- Topics At a Glance
- Types of Data
- Qualitative v. Quantitative Data
- Categorical Data
- Discrete v. Continuous Data
- Univariate v. Bivariate Data
- Analysis of Single-Variable Data
- Range
- Mode
- Mean/Average
- Median
- Quartiles
- Pictures of Single-Variable Data
- Stem and Leaf Plots
- Bar Graphs and Histograms
- Pie Charts/Circle Graphs
- Box and Whisker Plots
- Bivariate Data
- Scatter Plots
- Linear Regression
**Probability**- Outcomes and Events
- Important Elements
**Odds**- Compound Events
- Independent and Dependent Events
- Mutually Exclusive Events
- Factorials, Permutations, and Combinations
- Factorials and Permutations
- Combinations
- More Probability
- In the Real World
- I Like Abstract Stuff; Why Should I Care?
- How to Solve a Math Problem

The probability of an event is written as a fraction:

This probability tells us how likely an event is to happen.

**Odds** are another way of conveying the same information, or another way of saying how likely an event is to happen. Instead of comparing the number of favorable outcomes to the total number of outcomes, we compare the number of favorable and unfavorable outcomes. An **unfavorable** outcome is any outcome not in the event we're looking at. Try to keep this straight from an unflavorable outcome, which is one that is bland and tasteless.

The odds **in favor of** an event are

The odds **against** an event are

What are the odds in favor of rolling a 4 with a fair die?

There is 1 favorable outcome (rolling a 4) and there are 5 unfavorable outcomes (rolling anything else). The odds in favor of rolling 4 are 1:5.

Not that we want you to encourage you to gamble, but we wouldn't lay even money on that proposition if we were you.

Since an event must either happen or not happen, if we add up the number of favorable and unfavorable outcomes, we get the total number of outcomes. Therefore, we can go from odds to probability, or from probability to odds. If we'll be doing both, it only makes sense to purchase a round-trip ticket ahead of time.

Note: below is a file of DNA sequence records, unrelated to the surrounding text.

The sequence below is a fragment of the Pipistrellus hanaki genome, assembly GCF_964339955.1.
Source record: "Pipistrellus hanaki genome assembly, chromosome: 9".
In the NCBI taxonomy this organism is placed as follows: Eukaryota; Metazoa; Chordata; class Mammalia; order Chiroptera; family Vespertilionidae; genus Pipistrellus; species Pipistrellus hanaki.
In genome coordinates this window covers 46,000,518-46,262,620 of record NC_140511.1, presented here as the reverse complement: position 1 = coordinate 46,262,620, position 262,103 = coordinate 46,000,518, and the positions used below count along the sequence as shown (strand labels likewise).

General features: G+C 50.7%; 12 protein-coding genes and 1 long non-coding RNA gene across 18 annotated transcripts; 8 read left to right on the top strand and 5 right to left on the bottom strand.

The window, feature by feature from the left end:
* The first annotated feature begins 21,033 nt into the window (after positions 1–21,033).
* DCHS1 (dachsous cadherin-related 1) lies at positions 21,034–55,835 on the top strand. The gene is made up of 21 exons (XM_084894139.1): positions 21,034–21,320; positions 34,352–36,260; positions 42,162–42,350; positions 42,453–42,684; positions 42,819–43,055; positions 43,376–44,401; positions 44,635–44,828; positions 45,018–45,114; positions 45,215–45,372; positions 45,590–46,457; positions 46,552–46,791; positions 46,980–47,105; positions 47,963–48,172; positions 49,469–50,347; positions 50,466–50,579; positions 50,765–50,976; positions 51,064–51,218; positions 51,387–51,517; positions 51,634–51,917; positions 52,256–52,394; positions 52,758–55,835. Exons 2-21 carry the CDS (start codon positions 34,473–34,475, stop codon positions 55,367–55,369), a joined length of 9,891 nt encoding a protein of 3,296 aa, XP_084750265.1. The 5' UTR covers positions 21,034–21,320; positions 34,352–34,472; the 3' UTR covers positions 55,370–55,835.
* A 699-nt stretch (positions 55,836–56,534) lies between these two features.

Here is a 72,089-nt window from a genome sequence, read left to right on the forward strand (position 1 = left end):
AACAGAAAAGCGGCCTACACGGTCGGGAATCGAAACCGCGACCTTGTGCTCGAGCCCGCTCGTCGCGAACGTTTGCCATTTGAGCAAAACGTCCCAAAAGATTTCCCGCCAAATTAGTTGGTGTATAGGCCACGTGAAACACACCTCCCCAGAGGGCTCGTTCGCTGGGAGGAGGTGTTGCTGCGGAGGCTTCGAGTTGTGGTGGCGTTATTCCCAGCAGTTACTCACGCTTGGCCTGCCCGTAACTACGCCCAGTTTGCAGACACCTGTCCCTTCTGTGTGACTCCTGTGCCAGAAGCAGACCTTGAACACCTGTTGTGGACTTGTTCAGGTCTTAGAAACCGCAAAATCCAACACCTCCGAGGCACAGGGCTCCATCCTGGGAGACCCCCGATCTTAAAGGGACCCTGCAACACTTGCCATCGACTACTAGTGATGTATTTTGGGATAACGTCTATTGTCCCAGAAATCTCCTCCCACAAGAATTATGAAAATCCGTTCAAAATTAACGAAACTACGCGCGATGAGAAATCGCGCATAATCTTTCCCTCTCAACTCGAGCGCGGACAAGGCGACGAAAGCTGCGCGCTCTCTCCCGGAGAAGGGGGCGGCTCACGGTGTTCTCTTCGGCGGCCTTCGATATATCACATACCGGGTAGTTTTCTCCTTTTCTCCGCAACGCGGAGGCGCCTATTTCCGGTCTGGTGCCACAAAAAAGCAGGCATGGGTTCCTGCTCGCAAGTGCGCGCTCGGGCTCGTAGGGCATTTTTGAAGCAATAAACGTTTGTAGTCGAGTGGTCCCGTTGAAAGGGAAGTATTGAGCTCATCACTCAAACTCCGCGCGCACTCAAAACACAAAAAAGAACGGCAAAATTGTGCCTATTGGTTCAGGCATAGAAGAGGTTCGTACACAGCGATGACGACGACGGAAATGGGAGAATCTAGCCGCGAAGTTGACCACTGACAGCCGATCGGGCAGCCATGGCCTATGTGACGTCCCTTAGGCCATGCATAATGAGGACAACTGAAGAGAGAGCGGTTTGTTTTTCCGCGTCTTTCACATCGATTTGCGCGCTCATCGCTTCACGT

If an event has probability , the number of favorable outcomes is 3 and the number of total outcomes is 4. There's only 1 outcome left to be unfavorable. The odds in favor of the event are 3:1, and the odds against the event are 1:3. Oh, and by the way, there is no such thing as luck. Your odds of losing a coin flip are not higher than someone else's because the world hates you. Sorry to disappoint.

If the odds in favor of an event are 1:2, there is 1 favorable outcome and 2 unfavorable outcomes, meaning there are 3 total outcomes, so the probability of the event is

.

If the odds against an event are 4:5 there are 5 favorable outcomes and 4 unfavorable outcomes, for a total of 9 possible outcomes. The probability of the event is

.

Example 1

What are the odds against getting exactly 2 heads in 3 coin flips? |

Exercise 1

What are the odds in favor of each event?

Getting at least one tail after flipping 2 fair coins.

Exercise 2

What are the odds in favor of each event?

Picking a face card (J, Q, K) at random from a deck of cards (no jokers).

Exercise 3

What are the odds in favor of each event?

Rolling a number greater than 3 on a fair die.

Exercise 4

What are the odds against each event?

Picking a king at random from a deck of cards (no jokers).

Exercise 5

What are the odds against each event?

Flipping heads with a fair coin.

Exercise 6

What are the odds against each event?

Rolling 1 or 2 on a fair dice.

Exercise 7

Find the odds in favor of an event whose probability is .

Exercise 8

Find the odds in favor of an event whose probability is .

Exercise 9

Find the odds in favor of an event whose probability is .

Exercise 10

Find the odds in favor of an event whose probability is .

Exercise 11

Find the odds in favor of an event whose probability is .

Exercise 12

Find the odds in favor of an event whose probability is .

Exercise 13

Find the probability of an event if the odds in its favor are 5:6.

Exercise 14

Find the probability of an event if the odds in its favor are 6:2.

Exercise 15

Find the probability of an event if the odds in its favor are 11:45.

Exercise 16

Find the probability of an event if the odds in its favor are 2:3.

Exercise 17

Find the probability of an event if the odds in its favor are 49:12.

Exercise 18

Find the probability of an event if the odds in its favor are 99:1.